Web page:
In its Response to the Motion to Dismiss, the government first stresses that a dismissal may not be awarded so long as its complaint presents facts which present a FACE Act claim that is at least plausible on its face, citing Bell Atl. v. Twombly, 550 U.S. 544 (2007), and Ashcroft v. Iqbal, U.S. , 129 S.Ct. 1937 (2009). The government also argues that the court should not take account of facts presented by Dillard in her motion, "such as her allegedly non-violent history and alleged lack of contact with, and knowledge of, Dr. Means." (Dkt. 21, at 3 n.2). The court should not consider evidence outside the pleadings, it argues, because it has not conducted discovery in the action. (Id. at 6 n. 4). The government invokes the general standard that the court should consider the context of an alleged true threat, but fails to specify what additional evidence it anticipates it may obtain through discovery, suggesting that "there may well be other facts that providing further context, but which are unknown and unknowable to the United States at this time." (Id.).

As noted above, the standard is what a reasonable person in Dr. Means's position would have thought of Dillard's letter. The court takes no account of facts presented or alleged separately by Dillard, but notes that, as to the issue of her own, personal reaction to the Dillard letter, Dr. Means has presented evidence by affidavit and by direct testimony, and there is no indication that the government disavows any of the evidence supplied by her. This evidence, in conjunction with the text and other circumstances in the Dillard letter, provides a sufficient basis for ruling on the defendant's motion.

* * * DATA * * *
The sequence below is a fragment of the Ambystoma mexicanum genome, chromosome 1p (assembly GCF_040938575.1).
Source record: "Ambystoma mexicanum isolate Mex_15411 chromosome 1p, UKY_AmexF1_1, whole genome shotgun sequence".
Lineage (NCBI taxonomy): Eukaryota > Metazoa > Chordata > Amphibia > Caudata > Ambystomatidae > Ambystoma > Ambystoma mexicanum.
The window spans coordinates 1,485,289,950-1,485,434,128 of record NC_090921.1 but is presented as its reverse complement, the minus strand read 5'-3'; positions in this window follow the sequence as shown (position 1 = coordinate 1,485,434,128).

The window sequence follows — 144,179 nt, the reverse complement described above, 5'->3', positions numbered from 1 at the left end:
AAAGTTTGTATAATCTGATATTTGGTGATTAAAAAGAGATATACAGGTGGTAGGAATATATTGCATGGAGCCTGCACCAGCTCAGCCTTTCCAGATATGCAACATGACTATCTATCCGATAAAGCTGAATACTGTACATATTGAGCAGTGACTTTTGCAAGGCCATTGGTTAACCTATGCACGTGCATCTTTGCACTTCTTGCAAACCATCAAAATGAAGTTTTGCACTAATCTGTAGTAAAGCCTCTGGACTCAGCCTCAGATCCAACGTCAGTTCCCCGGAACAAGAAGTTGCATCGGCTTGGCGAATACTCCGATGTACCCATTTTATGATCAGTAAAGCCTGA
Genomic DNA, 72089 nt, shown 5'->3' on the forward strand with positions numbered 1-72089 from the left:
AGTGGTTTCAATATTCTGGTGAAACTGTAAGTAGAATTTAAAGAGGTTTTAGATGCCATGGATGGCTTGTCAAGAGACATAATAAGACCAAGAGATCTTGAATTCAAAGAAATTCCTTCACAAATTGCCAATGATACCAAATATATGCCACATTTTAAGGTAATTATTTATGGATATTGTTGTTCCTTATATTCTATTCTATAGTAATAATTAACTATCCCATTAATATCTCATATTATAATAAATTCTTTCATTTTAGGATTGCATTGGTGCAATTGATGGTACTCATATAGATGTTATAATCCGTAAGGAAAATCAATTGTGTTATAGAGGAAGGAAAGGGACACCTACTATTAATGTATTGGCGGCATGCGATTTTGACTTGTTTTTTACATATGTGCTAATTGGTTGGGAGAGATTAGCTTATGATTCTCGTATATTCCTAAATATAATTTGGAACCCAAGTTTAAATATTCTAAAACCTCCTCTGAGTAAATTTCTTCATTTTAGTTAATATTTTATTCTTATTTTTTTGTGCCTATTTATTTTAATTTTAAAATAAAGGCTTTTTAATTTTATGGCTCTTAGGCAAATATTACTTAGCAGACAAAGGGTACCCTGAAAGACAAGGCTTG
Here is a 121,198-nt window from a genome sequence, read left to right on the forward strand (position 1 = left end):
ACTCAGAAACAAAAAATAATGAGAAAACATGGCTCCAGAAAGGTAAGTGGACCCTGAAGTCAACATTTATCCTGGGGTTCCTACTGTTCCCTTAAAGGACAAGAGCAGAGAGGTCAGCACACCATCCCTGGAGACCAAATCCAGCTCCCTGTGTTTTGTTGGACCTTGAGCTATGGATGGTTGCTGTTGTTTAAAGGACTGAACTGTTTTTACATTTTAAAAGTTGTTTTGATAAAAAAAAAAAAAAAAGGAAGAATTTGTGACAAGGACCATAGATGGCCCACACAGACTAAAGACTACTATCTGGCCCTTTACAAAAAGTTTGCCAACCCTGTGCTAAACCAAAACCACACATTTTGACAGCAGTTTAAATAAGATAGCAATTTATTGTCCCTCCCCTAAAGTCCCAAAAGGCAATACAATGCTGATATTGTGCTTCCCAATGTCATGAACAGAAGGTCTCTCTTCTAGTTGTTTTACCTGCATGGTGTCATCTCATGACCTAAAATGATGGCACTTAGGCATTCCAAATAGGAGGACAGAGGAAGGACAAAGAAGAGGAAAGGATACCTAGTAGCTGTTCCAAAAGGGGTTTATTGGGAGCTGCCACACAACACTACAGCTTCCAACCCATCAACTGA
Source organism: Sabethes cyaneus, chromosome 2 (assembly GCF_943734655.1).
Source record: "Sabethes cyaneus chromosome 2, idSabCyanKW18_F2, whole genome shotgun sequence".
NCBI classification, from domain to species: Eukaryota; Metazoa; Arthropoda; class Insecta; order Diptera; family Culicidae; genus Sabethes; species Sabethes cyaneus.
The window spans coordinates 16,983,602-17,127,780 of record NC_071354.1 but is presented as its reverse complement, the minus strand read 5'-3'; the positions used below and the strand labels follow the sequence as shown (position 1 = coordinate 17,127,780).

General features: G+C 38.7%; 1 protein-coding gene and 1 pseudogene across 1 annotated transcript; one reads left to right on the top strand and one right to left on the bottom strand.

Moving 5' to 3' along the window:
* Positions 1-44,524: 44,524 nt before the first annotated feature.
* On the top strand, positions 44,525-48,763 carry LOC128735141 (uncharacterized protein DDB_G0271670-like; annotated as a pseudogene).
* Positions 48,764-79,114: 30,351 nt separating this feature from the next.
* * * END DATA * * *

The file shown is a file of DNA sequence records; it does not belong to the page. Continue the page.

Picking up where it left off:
Mila Means is currently undergoing training to provide abortion services. She intends to provide those services in Wichita. She testified that she currently provides reproductive health care services for women, but not abortions. Patients now have to travel some 300 miles for those services. She testified that she cannot perform abortions in her current location due to injunction arising from a lawsuit alleging a property nuisance, so she is working on putting together a nonprofit to put up a building. Means was a good friend of George Tiller.

She testified that she will begin to provide abortion services only after the training. She has assisted some abortions during her training. She is not currently scheduled to provide any abortion services in Wichita, and has no facilities to provide abortions. Despite Dillard's letter, she still intends to provide abortion services in Wichita.

Means testified that her staff had begun to perform some increased security measures even before receiving Dillard's letter. After the letter, she and her staff began to having a mechanic check her car, traveling home by different routes and staying overnight in different locations. They also installed some door alarms at her office, and has begun looking for a more secure building in which to practice. (Dkt. 4-1, ¶ 9, 11).